If you are looking for a beach that is both disability- and children-friendly, you might just have found the perfect place. Asaa Beach is characterised by the many small idyllic beach houses. Asaa Beach is known as the best beach of the east coast with a stretch of coast without any dangerous sandbanks, as the water is very shallow and only deepens very slowly. The white flag is raised on Asaa Beach, which means that the water is clean. Dogs are allowed at the beach, which ultimately makes it the perfect spot for the whole family to visit.
Asaa Harbour is called the pearl of the east coast in North Jutland. The harbour is located on a 450 metres long dam, built in 1896. Along the road to the harbour you find the characteristic redpainted fisherman's houses from the 1930s, in one of which the idyllic Asaa Harbour Museum is located. The museum takes you back in time, and here, you can experiences collections of fishing tools, engines and navigation equipment from the past. In the summer you can catch crabs, the children can enjoy the playground and you can all taste a delicious ice cream at Café Hawblik. Every sunday from 10:00 am till 04:00 pm in July and August you can join the flea market at Asaa Harbour. The annual Asaa Harbour Festival takes place in the month of June.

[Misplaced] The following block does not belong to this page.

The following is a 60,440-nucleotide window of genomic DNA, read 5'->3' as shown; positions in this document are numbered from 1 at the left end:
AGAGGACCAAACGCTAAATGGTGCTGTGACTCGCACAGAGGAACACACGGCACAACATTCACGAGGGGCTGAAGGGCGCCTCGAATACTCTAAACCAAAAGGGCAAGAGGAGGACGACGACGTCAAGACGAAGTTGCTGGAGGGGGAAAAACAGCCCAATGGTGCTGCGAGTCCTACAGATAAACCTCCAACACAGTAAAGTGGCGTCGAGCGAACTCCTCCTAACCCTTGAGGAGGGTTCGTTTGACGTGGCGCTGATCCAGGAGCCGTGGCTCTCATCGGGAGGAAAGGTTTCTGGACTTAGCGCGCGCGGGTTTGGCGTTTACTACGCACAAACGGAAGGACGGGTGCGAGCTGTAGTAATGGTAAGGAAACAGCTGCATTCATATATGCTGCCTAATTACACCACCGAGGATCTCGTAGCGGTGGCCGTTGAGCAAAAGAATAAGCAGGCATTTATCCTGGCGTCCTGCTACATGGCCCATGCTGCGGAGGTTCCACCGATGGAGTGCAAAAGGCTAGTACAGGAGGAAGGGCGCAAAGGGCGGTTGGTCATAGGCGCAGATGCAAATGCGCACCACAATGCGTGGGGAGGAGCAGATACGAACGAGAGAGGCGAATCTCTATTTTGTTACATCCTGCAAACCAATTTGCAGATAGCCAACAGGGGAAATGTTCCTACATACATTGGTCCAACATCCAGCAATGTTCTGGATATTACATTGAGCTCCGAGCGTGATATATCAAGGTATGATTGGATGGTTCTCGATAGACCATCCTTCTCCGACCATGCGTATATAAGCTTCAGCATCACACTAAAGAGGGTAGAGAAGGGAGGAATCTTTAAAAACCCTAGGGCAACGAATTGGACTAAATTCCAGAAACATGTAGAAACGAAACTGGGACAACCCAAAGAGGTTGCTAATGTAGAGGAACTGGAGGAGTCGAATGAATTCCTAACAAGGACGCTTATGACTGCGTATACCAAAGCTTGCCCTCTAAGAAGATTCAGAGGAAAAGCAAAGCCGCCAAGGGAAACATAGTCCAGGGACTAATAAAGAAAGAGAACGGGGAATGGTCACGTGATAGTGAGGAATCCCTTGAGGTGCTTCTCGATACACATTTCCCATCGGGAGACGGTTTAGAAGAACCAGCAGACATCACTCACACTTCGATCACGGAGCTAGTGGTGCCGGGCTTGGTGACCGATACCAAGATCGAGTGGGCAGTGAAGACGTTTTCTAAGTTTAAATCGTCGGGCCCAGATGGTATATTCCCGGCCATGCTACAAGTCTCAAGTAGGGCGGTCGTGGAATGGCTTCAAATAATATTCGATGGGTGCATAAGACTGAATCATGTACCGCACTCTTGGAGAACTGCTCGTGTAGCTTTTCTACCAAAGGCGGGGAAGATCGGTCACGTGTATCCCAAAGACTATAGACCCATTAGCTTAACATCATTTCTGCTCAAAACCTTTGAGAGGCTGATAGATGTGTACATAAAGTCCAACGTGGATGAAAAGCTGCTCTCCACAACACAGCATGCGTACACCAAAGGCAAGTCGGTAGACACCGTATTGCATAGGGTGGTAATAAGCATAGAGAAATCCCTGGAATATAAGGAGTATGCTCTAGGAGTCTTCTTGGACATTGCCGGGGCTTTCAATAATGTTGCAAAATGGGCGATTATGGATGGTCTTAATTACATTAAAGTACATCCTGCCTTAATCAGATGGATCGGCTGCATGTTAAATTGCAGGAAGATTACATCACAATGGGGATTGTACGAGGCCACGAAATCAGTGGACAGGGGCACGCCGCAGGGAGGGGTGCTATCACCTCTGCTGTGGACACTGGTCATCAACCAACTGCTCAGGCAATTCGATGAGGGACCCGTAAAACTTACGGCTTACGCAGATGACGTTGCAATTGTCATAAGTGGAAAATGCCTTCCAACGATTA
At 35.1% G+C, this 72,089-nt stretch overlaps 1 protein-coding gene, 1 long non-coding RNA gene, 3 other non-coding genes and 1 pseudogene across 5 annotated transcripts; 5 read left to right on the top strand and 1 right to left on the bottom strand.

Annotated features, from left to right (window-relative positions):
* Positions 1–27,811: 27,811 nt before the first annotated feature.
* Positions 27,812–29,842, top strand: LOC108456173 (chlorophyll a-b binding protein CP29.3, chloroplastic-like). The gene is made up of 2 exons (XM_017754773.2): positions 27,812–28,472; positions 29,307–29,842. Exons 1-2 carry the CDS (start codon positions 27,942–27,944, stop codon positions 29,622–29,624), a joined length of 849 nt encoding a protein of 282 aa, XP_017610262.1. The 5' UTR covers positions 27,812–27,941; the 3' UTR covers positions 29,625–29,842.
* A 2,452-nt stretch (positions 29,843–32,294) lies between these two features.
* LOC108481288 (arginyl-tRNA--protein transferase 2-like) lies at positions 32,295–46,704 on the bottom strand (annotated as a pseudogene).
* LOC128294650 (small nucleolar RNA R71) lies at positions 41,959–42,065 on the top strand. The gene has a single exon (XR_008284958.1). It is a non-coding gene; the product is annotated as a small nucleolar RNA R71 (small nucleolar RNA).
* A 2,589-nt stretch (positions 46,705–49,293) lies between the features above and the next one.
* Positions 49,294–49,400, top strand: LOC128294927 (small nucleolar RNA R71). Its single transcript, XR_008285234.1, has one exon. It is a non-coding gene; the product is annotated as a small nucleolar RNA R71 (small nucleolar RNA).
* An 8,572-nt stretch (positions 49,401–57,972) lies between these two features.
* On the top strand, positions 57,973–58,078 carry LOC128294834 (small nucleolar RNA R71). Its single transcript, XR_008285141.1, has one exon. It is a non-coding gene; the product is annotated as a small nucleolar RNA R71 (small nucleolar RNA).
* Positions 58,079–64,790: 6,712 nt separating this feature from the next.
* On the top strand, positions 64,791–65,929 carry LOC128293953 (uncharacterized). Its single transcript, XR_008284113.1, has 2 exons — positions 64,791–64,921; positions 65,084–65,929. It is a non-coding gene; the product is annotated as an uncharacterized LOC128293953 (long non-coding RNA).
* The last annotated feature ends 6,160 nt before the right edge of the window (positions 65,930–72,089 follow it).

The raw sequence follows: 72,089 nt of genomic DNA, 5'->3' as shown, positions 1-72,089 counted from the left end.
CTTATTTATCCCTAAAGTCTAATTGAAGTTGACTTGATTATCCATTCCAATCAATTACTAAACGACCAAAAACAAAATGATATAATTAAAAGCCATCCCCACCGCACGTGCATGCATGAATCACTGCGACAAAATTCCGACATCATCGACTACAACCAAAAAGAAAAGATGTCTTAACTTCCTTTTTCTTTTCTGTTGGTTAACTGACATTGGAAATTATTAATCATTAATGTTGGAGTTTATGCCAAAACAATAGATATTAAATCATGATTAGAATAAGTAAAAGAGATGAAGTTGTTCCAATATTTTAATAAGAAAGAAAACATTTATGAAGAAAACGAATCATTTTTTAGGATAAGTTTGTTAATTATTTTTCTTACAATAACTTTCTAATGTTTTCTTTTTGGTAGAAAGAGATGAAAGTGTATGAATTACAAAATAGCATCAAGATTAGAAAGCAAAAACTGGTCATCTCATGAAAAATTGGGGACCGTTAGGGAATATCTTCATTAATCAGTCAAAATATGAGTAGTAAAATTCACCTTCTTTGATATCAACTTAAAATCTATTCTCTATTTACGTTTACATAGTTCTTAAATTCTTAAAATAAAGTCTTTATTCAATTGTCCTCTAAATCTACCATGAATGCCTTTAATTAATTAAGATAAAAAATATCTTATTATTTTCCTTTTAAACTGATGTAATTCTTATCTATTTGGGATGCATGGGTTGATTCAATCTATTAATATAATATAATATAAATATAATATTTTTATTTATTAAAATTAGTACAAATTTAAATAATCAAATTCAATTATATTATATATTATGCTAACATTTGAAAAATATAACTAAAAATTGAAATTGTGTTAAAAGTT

Asaa and Geraa salt meadows are areas which the Danish Ministry of the Environment has designated for wildlife refuge. The areas have natural salt meadows side by side with cultivated fields, and can be described as a mini-tidal flat. The whole area is of big importance to wading birds that use the area as a pit stop, pantry and breeding area. Spring and fall are high season for birds to breed and migrate, and for this reason many bird enthusiast visit the salt meadows during spring and fall to experience and observe the multiple bird species, which migrate or search for food in the area. Birds of prey like the kestrel and the buzzard also crosses the area, and if you are lucky, you get to see them with their flocks.
Before the modern fishing nets were invented, the nets needed to be stained, or barked as it was also called, which was done in a large cauldron down at the beach. The nets were put into the cauldron and brown tar or pitch was poured over, and when they had boiled for some time, they were hung to dry. Then, the fishing nets had become strong and resistant against the salty water of the ocean. On the south side of Havnegade at Asaa Harbour, you will find an old cauldron for boiling fishing nets in tar.